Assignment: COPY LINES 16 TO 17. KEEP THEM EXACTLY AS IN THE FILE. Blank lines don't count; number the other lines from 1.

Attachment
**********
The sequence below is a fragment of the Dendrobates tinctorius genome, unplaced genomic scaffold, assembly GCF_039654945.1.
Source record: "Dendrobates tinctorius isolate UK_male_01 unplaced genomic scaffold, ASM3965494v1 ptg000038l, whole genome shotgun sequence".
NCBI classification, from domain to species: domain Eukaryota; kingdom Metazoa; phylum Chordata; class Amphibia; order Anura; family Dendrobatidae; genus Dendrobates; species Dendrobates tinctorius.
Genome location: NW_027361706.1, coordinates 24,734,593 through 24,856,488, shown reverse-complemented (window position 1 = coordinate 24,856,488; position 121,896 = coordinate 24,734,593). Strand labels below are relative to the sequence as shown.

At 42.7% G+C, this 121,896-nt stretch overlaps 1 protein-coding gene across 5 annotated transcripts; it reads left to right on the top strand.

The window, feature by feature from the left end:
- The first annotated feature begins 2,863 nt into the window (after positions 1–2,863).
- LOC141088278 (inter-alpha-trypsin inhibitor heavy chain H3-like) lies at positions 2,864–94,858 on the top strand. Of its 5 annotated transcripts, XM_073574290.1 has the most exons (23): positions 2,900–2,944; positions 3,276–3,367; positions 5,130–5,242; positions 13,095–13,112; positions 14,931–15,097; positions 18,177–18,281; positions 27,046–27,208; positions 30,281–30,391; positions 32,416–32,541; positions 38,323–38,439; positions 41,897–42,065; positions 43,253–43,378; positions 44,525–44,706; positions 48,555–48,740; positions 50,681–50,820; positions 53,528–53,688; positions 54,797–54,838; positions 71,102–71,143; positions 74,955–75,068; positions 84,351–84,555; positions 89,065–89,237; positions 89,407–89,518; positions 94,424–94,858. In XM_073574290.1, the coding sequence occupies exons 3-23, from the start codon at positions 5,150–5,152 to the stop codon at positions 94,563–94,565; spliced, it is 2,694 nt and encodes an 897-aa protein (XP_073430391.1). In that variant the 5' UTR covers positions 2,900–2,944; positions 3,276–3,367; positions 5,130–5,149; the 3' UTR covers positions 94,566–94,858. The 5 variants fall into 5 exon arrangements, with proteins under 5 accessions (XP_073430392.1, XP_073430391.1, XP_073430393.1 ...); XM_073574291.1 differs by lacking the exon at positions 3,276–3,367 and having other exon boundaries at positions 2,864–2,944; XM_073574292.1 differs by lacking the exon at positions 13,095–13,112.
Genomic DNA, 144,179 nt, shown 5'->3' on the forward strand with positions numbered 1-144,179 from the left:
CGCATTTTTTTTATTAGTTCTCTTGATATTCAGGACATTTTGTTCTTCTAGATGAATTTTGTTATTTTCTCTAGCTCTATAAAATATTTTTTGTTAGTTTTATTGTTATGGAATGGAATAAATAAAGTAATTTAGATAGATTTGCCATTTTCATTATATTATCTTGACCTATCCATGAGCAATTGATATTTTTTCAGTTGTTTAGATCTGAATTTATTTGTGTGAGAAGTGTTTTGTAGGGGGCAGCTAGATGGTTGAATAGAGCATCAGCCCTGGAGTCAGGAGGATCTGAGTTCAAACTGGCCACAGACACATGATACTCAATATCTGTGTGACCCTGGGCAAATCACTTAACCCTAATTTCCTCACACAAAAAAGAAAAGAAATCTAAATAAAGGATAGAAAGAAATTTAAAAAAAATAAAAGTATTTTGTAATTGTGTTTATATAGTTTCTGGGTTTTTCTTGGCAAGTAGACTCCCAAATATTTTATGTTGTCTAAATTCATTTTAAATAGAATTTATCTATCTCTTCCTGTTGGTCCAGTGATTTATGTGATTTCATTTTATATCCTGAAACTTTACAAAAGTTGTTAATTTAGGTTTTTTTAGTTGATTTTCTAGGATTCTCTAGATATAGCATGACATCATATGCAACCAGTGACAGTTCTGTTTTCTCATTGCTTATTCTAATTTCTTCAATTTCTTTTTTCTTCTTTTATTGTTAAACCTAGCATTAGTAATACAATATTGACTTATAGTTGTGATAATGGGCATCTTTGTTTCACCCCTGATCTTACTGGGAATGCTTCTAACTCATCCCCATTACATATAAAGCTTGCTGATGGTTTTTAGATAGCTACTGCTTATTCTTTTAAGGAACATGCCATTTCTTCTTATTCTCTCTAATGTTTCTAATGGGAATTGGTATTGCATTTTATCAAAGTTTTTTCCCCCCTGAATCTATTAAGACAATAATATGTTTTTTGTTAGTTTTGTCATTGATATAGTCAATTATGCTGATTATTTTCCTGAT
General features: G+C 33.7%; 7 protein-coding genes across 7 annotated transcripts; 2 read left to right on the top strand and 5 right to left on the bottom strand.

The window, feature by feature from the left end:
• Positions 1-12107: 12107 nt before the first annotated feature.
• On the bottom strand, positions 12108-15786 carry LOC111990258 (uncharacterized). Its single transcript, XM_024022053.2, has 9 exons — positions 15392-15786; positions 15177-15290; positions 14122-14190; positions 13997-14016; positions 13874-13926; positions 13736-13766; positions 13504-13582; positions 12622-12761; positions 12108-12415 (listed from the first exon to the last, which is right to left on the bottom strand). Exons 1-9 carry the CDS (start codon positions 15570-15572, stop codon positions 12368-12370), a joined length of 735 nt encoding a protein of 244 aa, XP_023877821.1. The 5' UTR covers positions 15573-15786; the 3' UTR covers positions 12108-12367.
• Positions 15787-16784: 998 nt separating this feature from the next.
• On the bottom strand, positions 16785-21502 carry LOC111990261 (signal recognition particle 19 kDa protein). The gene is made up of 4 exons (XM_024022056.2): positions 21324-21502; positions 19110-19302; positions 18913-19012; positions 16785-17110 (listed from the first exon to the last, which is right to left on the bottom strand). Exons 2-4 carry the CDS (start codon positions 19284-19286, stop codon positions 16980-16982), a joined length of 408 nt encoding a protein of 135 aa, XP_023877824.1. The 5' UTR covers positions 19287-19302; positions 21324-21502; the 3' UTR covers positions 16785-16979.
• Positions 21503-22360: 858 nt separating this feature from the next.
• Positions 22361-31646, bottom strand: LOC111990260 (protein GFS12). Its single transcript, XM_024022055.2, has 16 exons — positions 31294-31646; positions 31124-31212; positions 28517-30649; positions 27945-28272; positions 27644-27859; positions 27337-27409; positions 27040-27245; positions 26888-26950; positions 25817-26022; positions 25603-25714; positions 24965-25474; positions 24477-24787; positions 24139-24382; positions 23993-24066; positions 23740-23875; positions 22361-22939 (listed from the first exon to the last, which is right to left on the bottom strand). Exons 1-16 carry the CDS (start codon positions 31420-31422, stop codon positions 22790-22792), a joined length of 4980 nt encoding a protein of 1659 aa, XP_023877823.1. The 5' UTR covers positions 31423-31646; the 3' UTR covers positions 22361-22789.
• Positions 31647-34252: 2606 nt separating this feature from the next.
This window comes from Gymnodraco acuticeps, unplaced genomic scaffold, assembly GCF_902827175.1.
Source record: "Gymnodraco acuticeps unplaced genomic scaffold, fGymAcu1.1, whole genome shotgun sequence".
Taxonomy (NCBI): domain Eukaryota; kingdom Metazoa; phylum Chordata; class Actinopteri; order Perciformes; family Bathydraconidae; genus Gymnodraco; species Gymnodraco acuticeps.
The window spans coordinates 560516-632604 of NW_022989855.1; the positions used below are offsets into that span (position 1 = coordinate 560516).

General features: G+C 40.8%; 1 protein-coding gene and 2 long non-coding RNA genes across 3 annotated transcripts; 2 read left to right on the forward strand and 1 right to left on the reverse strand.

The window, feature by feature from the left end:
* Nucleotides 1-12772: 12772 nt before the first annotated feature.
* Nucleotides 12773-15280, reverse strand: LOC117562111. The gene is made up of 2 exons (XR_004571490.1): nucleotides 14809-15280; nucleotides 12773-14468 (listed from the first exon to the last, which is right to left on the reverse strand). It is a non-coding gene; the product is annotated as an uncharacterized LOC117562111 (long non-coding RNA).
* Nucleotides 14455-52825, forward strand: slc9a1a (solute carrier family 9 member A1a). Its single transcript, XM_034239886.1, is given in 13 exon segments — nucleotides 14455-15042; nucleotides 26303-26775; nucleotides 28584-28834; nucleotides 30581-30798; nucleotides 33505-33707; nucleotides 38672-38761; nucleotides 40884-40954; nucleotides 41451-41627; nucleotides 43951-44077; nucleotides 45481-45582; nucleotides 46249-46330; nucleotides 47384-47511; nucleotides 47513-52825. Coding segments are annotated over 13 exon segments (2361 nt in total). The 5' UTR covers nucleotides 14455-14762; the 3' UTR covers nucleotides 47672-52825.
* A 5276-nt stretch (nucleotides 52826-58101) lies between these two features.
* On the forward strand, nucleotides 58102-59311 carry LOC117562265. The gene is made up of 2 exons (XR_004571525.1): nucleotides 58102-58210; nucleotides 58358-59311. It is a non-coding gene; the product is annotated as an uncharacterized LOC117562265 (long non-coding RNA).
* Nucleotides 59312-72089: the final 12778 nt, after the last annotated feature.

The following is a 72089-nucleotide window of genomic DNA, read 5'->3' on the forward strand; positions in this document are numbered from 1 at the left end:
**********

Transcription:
• On the bottom strand, positions 16785-21502 carry LOC111990261 (signal recognition particle 19 kDa protein). The gene is made up of 4 exons (XM_024022056.2): positions 21324-21502; positions 19110-19302; positions 18913-19012; positions 16785-17110 (listed from the first exon to the last, which is right to left on the bottom strand). Exons 2-4 carry the CDS (start codon positions 19284-19286, stop codon positions 16980-16982), a joined length of 408 nt encoding a protein of 135 aa, XP_023877824.1. The 5' UTR covers positions 19287-19302; positions 21324-21502; the 3' UTR covers positions 16785-16979.
• Positions 21503-22360: 858 nt separating this feature from the next.